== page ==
The Glorious First of June 1794, Mark Lardas

The Glorious First of June 1794, Mark Lardas

The battle of the Glorious First of June 1794 was the first major naval battle of the French Revolutionary Wars, and one of the more unusual naval battles of the Age of Sail. In 1794 the French Republic was in trouble, with revolts taking place around the country and a failed harvest meaning that a major famine was on its way. In order to fend off this danger, the French ordered vast amounts of food from the young United States, and combined those ships with others carrying supplies from their own colonies to form a massive convoy – if anything larger than most convoys of the Second World War, at least as far as the number of ships involved. Both sides knew how important this convoy was, so the British sent their Channel Fleet to try and intercept it, and the French sent their fleet out to try and protect it.

This battle has several unusual features. It was the only major battle of the age of sail to be fought in the open ocean – all of the rest were fought close to the coasts (which helps explain why most are named after coastal features), simply because that was where it was easiest to actually find the opposing fleet. Second, both sides believed that they had won the battle. The British had won the clash between the two battle fleets, capturing several French warships. The French had successfully drawn the British away from the crucial food convoy, which reached France safely. Third, large scale fighting took place on three separate days (with a gap before the final day),

We start with a look at the two navies, which despite using very similar looking ships were actually rather different. As the author points out, revolutionary France had the conscript fleet with politically appointed officers, while Britain had a largely volunteer fleet, with officers who needed to demonstrate good professional abilities at several key moments in their careers if they were to ever gain command of a ship of the line or expect to be given command as an Admiral.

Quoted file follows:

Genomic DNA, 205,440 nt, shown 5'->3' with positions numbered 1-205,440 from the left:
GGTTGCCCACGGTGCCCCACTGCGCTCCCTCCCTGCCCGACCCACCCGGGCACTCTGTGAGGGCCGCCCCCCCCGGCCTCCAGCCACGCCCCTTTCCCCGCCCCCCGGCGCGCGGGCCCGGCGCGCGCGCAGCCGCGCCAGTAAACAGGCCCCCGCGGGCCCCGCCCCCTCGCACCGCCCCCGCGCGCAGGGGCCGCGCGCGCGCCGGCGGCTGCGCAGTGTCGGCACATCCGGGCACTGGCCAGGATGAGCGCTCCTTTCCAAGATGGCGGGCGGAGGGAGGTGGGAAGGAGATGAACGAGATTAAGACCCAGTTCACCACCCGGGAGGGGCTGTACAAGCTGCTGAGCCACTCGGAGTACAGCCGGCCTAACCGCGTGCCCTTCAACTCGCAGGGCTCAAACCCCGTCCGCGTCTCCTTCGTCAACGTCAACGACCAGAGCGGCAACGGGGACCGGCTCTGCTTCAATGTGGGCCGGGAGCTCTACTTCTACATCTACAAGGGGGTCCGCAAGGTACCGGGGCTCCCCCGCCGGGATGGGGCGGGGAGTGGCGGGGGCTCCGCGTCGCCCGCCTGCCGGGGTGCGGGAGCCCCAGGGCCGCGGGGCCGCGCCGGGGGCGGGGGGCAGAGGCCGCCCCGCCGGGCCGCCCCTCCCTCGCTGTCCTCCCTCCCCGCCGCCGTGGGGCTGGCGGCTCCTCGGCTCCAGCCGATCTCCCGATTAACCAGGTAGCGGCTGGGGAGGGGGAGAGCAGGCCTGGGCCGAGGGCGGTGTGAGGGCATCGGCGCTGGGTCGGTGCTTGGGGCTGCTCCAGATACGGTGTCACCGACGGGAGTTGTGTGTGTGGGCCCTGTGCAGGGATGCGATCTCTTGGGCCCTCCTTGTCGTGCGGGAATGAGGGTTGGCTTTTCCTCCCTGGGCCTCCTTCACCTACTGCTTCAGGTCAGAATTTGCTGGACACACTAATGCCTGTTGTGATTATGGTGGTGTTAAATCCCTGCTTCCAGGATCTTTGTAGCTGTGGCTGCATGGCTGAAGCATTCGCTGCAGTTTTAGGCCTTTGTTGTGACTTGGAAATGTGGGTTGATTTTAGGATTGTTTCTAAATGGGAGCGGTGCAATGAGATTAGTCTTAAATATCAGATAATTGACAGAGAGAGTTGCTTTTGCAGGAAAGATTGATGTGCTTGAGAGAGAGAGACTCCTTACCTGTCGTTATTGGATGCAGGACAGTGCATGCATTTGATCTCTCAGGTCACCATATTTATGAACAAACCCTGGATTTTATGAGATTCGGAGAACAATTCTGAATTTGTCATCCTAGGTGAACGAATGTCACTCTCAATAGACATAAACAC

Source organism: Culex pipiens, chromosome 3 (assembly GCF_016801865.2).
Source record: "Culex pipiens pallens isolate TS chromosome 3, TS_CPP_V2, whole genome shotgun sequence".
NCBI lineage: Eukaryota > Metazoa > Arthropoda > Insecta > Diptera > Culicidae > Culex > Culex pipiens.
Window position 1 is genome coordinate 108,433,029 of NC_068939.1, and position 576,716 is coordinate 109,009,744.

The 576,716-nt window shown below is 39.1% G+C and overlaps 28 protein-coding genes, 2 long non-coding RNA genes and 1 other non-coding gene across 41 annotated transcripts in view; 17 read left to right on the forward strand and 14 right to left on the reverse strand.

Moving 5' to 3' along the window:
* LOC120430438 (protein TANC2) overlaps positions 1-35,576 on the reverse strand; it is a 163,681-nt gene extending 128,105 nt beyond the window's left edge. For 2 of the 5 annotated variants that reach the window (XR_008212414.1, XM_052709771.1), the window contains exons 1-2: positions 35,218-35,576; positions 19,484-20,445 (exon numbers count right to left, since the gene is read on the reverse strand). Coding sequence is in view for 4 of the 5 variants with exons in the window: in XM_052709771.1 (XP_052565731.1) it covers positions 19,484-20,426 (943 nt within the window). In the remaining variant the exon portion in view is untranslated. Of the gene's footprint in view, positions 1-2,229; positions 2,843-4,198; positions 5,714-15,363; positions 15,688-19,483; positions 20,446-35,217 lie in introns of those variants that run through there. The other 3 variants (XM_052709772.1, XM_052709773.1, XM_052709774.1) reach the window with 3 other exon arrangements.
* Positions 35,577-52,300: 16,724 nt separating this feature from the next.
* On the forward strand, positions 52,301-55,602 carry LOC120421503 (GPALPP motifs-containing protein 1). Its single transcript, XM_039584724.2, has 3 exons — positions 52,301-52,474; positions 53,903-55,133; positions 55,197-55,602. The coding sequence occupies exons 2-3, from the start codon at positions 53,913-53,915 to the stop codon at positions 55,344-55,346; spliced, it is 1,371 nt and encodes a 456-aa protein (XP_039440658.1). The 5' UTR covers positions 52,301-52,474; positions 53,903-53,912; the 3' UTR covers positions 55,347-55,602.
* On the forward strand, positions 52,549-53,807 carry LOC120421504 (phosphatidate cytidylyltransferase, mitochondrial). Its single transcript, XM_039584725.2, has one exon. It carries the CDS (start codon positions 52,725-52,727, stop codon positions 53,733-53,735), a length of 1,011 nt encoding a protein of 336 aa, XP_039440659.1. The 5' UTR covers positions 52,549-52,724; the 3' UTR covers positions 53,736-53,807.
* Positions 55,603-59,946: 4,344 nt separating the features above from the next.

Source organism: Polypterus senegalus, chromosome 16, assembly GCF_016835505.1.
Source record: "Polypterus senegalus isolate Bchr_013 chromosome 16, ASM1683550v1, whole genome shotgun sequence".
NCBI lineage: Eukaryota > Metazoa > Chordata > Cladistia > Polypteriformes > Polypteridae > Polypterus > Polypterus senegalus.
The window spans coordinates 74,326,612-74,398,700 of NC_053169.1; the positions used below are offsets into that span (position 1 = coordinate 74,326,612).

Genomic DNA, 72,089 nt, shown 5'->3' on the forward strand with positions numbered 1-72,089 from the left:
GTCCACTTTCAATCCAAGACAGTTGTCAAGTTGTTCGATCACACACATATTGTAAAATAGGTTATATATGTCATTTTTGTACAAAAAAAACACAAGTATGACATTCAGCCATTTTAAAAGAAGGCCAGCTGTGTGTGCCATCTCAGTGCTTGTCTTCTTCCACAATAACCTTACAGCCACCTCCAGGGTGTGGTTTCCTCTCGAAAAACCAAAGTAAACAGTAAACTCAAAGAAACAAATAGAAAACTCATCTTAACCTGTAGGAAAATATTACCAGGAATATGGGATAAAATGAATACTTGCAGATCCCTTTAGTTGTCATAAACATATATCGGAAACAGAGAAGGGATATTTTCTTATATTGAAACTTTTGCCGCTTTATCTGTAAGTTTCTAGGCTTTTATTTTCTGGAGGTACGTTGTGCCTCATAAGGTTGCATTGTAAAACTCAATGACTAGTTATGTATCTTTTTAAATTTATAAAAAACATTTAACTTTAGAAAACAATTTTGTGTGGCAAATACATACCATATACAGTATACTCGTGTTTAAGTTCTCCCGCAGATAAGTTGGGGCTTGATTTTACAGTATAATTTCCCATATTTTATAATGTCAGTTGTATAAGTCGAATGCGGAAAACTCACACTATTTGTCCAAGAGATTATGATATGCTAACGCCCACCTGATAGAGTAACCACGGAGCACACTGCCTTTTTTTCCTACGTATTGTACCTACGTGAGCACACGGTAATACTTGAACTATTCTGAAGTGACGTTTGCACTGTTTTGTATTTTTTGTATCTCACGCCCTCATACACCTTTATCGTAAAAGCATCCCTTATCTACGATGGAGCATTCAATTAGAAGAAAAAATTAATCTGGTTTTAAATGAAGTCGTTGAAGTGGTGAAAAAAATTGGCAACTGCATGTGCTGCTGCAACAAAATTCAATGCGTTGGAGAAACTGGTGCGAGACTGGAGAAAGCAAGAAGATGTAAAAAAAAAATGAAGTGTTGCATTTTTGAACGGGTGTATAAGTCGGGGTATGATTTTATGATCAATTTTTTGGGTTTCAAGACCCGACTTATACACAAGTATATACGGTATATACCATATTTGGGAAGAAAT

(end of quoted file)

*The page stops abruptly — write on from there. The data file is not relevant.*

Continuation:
We then move on to the account of the campaign itself, including all of the related convoy actions, and the movements of all of the fleets and detached forces that were involved. This was a rather more complex campaign than many of the age of sail, with there even being changes to the fleets between the first two days of the battle and the First of June, as ships were attached from the French convoy escort and damaged ships sent away for repairs.

It must be said they probably could have skipped the Battlefield Today chapter – none of the ships involved still exist, the exact location of the battle can’t be known with any real certainty given the nature of navigation in the age of sail, and there is more on the later Battle of the Atlantic than on the Glorious First of June!

One nice feature is that the author has taken the time to calculate how much food could have been carried on the convoy, how many people that might have fed and for how long, and what impact that might have had on the history of the French Revolution. 

Chapters
Introduction
Opposing Commanders
Opposing Navies
Opposing Plans
The Campaign
Aftermath
The Battlefield Today

Author: Mark Lardas
Edition: Paperback
Pages: 96
Publisher: Osprey
Year: 2019


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